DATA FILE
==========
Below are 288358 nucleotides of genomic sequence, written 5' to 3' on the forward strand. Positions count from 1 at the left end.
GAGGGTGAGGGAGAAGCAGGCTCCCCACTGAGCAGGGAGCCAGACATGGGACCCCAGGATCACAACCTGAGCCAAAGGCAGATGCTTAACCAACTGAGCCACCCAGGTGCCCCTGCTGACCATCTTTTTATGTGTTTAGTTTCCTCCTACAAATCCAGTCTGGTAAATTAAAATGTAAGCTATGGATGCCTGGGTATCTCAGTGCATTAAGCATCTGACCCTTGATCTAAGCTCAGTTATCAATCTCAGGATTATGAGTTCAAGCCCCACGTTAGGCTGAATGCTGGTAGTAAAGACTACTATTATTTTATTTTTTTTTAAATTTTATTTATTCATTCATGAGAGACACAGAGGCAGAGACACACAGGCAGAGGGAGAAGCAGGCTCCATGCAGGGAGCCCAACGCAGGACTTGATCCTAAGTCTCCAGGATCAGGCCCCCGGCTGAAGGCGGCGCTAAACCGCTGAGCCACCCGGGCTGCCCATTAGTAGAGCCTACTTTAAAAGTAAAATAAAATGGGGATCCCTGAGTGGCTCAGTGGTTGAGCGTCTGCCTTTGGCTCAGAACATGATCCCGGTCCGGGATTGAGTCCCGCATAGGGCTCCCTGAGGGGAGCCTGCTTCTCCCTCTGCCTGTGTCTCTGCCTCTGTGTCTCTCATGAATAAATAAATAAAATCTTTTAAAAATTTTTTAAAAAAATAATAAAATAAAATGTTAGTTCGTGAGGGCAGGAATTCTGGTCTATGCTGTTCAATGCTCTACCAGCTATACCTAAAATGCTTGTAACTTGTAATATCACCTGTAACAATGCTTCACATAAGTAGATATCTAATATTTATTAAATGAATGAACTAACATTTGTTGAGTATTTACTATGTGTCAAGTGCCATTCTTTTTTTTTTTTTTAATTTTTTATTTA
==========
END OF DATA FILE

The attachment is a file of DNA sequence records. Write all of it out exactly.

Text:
Below are 288358 nucleotides of genomic sequence, written 5' to 3' on the forward strand. Positions count from 1 at the left end.
GAGGGTGAGGGAGAAGCAGGCTCCCCACTGAGCAGGGAGCCAGACATGGGACCCCAGGATCACAACCTGAGCCAAAGGCAGATGCTTAACCAACTGAGCCACCCAGGTGCCCCTGCTGACCATCTTTTTATGTGTTTAGTTTCCTCCTACAAATCCAGTCTGGTAAATTAAAATGTAAGCTATGGATGCCTGGGTATCTCAGTGCATTAAGCATCTGACCCTTGATCTAAGCTCAGTTATCAATCTCAGGATTATGAGTTCAAGCCCCACGTTAGGCTGAATGCTGGTAGTAAAGACTACTATTATTTTATTTTTTTTTAAATTTTATTTATTCATTCATGAGAGACACAGAGGCAGAGACACACAGGCAGAGGGAGAAGCAGGCTCCATGCAGGGAGCCCAACGCAGGACTTGATCCTAAGTCTCCAGGATCAGGCCCCCGGCTGAAGGCGGCGCTAAACCGCTGAGCCACCCGGGCTGCCCATTAGTAGAGCCTACTTTAAAAGTAAAATAAAATGGGGATCCCTGAGTGGCTCAGTGGTTGAGCGTCTGCCTTTGGCTCAGAACATGATCCCGGTCCGGGATTGAGTCCCGCATAGGGCTCCCTGAGGGGAGCCTGCTTCTCCCTCTGCCTGTGTCTCTGCCTCTGTGTCTCTCATGAATAAATAAATAAAATCTTTTAAAAATTTTTTAAAAAAATAATAAAATAAAATGTTAGTTCGTGAGGGCAGGAATTCTGGTCTATGCTGTTCAATGCTCTACCAGCTATACCTAAAATGCTTGTAACTTGTAATATCACCTGTAACAATGCTTCACATAAGTAGATATCTAATATTTATTAAATGAATGAACTAACATTTGTTGAGTATTTACTATGTGTCAAGTGCCATTCTTTTTTTTTTTTTTAATTTTTTATTTA